The Ministry of Health is attempting to obtain 80 doses of a vaccine that could help protect at-risk individuals from monkeypox, reports Vísir.
The vaccine would be reserved for immunocompromised people and healthcare workers and would not be distributed widely to the public. Additionally, people who are exposed to monkeypox could be vaccinated in a “ring” strategy, meaning those closest to an infected person would be vaccinated to prevent the disease from spreading further.
“But not all vaccinated people will be exposed, I think that’s pretty clear,” says Chief Epidemiologist Þórólfur Guðnason.
Þórólfur encourages people to exercise caution in sexual intercourse and one-on-one dating, especially abroad, due to the risk of infection. People should be aware of the symptoms of monkeypox and get examined as soon as possible.
The first two cases in Iceland were diagnosed on June 8, but the third case was diagnosed over the weekend. The individuals had all been traveling around Europe.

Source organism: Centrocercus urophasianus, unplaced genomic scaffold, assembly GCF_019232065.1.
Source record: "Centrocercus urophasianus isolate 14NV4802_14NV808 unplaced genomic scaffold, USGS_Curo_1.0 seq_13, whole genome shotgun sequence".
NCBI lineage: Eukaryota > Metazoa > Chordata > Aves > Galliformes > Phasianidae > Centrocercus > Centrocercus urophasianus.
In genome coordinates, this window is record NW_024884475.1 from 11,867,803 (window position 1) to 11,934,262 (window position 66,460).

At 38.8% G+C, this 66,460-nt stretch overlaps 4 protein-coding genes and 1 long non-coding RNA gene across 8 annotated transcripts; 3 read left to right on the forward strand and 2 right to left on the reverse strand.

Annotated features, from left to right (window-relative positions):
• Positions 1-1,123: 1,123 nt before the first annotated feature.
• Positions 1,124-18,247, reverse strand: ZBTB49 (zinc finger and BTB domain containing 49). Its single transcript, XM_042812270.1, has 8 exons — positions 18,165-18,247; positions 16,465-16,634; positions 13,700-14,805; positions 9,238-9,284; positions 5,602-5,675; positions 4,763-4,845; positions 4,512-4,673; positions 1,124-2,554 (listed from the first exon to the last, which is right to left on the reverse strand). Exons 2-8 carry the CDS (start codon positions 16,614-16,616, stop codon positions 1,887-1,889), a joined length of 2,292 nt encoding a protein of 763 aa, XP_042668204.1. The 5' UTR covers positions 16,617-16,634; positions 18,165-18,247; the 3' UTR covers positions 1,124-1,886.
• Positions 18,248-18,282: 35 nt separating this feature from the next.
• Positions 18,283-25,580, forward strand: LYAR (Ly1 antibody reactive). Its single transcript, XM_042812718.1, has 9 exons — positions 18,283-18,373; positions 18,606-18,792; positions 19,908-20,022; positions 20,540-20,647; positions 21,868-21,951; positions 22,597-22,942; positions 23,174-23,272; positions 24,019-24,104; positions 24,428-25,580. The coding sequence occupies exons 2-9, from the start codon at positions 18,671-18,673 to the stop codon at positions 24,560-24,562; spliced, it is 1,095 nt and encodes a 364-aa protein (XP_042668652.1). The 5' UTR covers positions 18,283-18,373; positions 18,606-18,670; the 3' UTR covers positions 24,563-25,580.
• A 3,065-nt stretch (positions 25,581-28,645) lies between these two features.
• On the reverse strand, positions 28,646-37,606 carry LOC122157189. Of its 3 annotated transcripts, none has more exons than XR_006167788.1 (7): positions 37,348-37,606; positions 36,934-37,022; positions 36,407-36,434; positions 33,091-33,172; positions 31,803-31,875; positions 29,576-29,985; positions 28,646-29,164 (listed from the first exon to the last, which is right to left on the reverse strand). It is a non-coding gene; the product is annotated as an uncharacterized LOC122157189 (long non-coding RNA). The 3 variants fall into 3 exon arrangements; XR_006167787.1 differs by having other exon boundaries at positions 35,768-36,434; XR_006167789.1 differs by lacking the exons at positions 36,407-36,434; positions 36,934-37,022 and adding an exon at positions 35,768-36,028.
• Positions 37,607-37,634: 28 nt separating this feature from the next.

Þórólfur says he expects the number of cases to increase but does not expect an epidemic, let alone one similar to Covid, because monkeypox is considerably less contagious and is most likely to be transmitted in close contact.
The World Health Organization is discussing changing the name of the virus after 30 scientists around the world called for a name that is “neutral, non-discriminatory and non-stigmatizing” to align it with best practices for disease naming. The current naming system associates the disease with Africa when the pathogen’s true range is not known, making it inaccurate and discriminatory, according to the scientists.
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